Pride Toronto is al­ready one of the largest events of its kind in the world, at­tract­ing more than 1.22 mil­lion peo­ple. For WorldPride Toronto they are ex­pect­ing to shat­ter th­ese fig­ures with a 10-day fes­ti­val that prom­ises to “turn streets into pa­rades, parks into par­ties and strangers into friends”. High­lights will in­clude spec­tac­u­lar open­ing and clos­ing cer­e­monies, the pres­ti­gious WorldPride Gala and Awards, an in­ter­na­tional hu­man right con­fer­ence, the vi­brant and colour­ful Pride Pa­rade, the Trans March and the Dyke March, bustling street fairs and one of the big­gest and best arts and cul­ture fes­ti­vals in the world.

We were ea­ger to find out where the fes­tiv­i­ties would be tak­ing place, so after fin­ish­ing the sump­tu­ous seafood ban­quet it was off for a guided tour of Toronto’s gay vil­lage with the won­der­fully named Liz Devine from Rainbow High Va­ca­tions (rain­bowhigh­va­ca­tions.com). The Vil­lage, which is cen­tred on the in­ter­sec­tion of Church and Welles­ley Streets, is home to Canada’s largest gay com­mu­nity and is packed with cafés, restau­rants, shops and a stag­ger­ing num­ber of gay bars and restau­rants.

Liz pro­vided a fas­ci­nat­ing in­sight into how the LGBT com­mu­nity has be­come one of the most es­tab­lished and proac­tive in the world. It’s a cap­ti­vat­ing and of­ten mov­ing tour look­ing at how gay civil rights have been won, tak­ing in ev­ery­thing from the Bath­house Ri­ots (Toronto’s Stonewall) to the es­tab­lish­ment of the 519 (an amaz­ing LGBT com­mu­nity cen­tre), the Toronto AIDS Memo­rial and the Cana­dian Les­bian and Gay Ar­chives. It’s worth not­ing that if you are think­ing of go­ing to Toronto WorldPride, Rainbow High Va­ca­tions have put to­gether some amaz­ing ac­tiv­i­ties you

can book in­clud­ing open air rooftop din­ing, a meet a drag queen ex­pe­ri­ence, and our favourite – a mys­tery date night in the dark. They will take you to a restau­rant that is com­pletely dark (the en­tire wait­ing staff are blind) and match you with a din­ner date you’ll only get to know through din­ner and con­ver­sa­tion! Are you brave enough…

The Vil­lage looks re­ally fa­mil­iar as the Amer­i­can ver­sion of Queer As Folk was filmed here, while many places in the city are recog­nis­able as film lo­ca­tions. One of the most popular places to film is the Dis­tillery Dis­trict, a charm­ing re­de­vel­op­ment of the for­mer Good­er­ham and Worts Dis­tillery, packed with cafés, restau­rants and shops housed within 40 her­itage build­ings. Films that have used the area as a lo­ca­tion in­clude X Men, Cin­derella Man and Chicago (ob­vi­ously…). One of the most fun ways of ex­plor­ing the area is on a tour or­gan­ised by Seg­way of On­tario (seg­way­o­fontario.com), tak­ing in a lit­tle choco­late and beer tast­ing along the way. Nei­ther of us had ever been on a Seg­way be­fore, but they are in­cred­i­bly in­tu­itive and easy to use, while our bril­liant guide made the ex­pe­ri­ence one of the high­lights of our stay.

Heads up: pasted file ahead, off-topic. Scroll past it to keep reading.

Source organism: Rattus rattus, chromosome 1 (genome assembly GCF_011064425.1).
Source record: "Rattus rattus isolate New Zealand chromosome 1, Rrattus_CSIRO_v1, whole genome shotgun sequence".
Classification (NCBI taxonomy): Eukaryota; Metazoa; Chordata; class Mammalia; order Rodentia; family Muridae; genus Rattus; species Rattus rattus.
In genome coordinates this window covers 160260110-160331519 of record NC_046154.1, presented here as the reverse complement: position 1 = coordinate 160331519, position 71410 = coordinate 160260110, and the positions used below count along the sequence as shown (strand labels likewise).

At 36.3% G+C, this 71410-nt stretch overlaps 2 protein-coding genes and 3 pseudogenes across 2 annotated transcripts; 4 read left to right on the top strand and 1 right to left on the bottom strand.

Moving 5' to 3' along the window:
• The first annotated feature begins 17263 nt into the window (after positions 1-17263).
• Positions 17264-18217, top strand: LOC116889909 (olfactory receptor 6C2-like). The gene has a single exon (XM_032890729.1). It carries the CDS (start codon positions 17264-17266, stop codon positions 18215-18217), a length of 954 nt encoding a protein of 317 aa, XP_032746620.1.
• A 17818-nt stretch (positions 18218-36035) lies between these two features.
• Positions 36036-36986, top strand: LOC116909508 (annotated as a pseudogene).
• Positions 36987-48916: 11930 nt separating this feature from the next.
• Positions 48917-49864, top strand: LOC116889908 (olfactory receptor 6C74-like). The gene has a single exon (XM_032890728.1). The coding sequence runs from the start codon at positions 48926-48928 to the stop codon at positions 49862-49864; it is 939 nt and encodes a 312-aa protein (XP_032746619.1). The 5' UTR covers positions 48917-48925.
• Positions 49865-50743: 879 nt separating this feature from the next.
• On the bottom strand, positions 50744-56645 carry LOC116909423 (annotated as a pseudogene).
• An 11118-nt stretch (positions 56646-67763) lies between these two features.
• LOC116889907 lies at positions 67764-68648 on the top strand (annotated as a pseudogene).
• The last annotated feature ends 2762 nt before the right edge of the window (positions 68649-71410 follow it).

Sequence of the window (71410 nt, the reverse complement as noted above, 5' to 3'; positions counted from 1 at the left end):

For pure unadul­ter­ated fun, a visit to Canada’s Won­der­land (canadas­won­der­land.com) just north of the city is a must. The theme park is open from May to Septem­ber and again for Hal­lowe’en and

“Not only is Toronto amaz­ing but the gay scene is re­garded as be­ing one of the big­gest and best in the world”

fea­tures 16 roller coast­ers, more than any park out­side of the United States. The park boasts one of the world’s big­gest and tallest coast­ers, the aptly named Le­viathan, as well as Canada’s long­est wooden coaster, the Mighty Cana­dian Mine­b­uster.

Toronto also boasts some world-class restau­rants and one of our favourites while in The Vil­lage was Smith Restau­rant (553church.com). Both the dé­cor and food are funky and nos­tal­gic, while the cock­tails are dan­ger­ously mor­eish. While in Yorkville (the Bev­er­ley Hills or Toronto), Sas­safraz (sas­safraz.ca) is the place to for lunch sur­rounded by the glam­orous and beau­ti­ful, even if you didn’t ar­rive by Fer­rari. Fi­nally Men­grai Gourmet Thai (men­graithai.com ) could very well be the best restau­rant in Toronto. The Red Chicken Curry with Ly­chee, served in a fresh carved pineap­ple is ridicu­lously de­li­cious and it’s no won­der that the restau­rant at­tracts all the stars when they’re film­ing in the coun­try. Chef Sasi and her charis­matic hus­band Al­lan are also a de­light to meet – make sure he shows you the Sa­muel L Jack­son pics on his phone, taken in the restau­rant’s kitchen.

Our fi­nal meal is in 360 The Restau­rant at the CN Tower and some­how food seems to taste in­cred­i­ble when you’ve just sur­vived half an hour hang­ing off the roof above. En­joy­ing a glass of wine from the world’s high­est wine cel­lar, we take in the in­cred­i­ble views from the re­volv­ing restau­rant, from the stun­ning water­front area to Casa Loma – a ma­jes­tic cas­tle that served as the Xavier In­sti­tute in the X Men films. The city re­ally is one of the most ex­cit­ing and fun ci­ties in the world and by com­bin­ing it with a visit to New York made the whole ad­ven­ture a hol­i­day of a lifetime. We cer­tainly can’t wait to re­turn to Toronto (we only scratched the sur­face on our all too brief visit) and World Pride seems like the per­fect op­por­tu­nity. Who fan­cies com­ing?

THIS PAGE FROM TOP: DIS­TILLERY DIS­TRICT, TORONTO; CHASE FISH & SEAFOOD RESTAU­RANT IN TORONTO; NI­A­GARA FALLS; NI­A­GARA HE­LI­COPTER; WINE TAST­ING IN NI­A­GARA

CLOCK­WISE FROM OP­PO­SITE: TORONTO’S CB TOWER, THE TALLEST BUILD­ING IN THE WESTERN HEMI­SPHERE; TOWER EDGE WALK; MATT AND AARON WITH TOES OVER TORONTO

THIS PAGE CLOCK­WISE FROM LEFT: THE HIGH LINE IN NEW YORK; 9/ 11 MEMO­RIAL, NEW YORK; VIEW FROM THE EM­PIRE STATE BUILD­ING